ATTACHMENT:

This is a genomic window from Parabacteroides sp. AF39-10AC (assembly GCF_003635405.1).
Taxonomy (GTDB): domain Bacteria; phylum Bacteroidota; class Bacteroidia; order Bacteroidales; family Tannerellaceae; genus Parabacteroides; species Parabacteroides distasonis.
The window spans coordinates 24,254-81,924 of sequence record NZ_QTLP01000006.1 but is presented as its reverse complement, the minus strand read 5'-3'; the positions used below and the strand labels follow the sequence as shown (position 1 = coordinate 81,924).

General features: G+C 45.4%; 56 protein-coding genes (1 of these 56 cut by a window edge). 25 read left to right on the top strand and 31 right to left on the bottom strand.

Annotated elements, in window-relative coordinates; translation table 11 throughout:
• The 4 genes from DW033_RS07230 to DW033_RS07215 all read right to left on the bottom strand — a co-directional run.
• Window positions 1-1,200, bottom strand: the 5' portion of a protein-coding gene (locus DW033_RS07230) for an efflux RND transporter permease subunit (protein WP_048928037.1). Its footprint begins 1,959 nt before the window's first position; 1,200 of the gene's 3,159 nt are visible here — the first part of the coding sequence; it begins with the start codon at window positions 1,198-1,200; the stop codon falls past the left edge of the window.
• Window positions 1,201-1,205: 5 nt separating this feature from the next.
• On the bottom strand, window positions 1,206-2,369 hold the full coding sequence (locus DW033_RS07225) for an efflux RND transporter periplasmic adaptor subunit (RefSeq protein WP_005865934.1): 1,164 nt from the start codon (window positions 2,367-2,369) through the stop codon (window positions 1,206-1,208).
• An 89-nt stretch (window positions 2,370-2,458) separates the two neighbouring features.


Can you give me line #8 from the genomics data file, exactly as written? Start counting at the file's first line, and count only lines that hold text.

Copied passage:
• Window positions 1,201-1,205: 5 nt separating this feature from the next.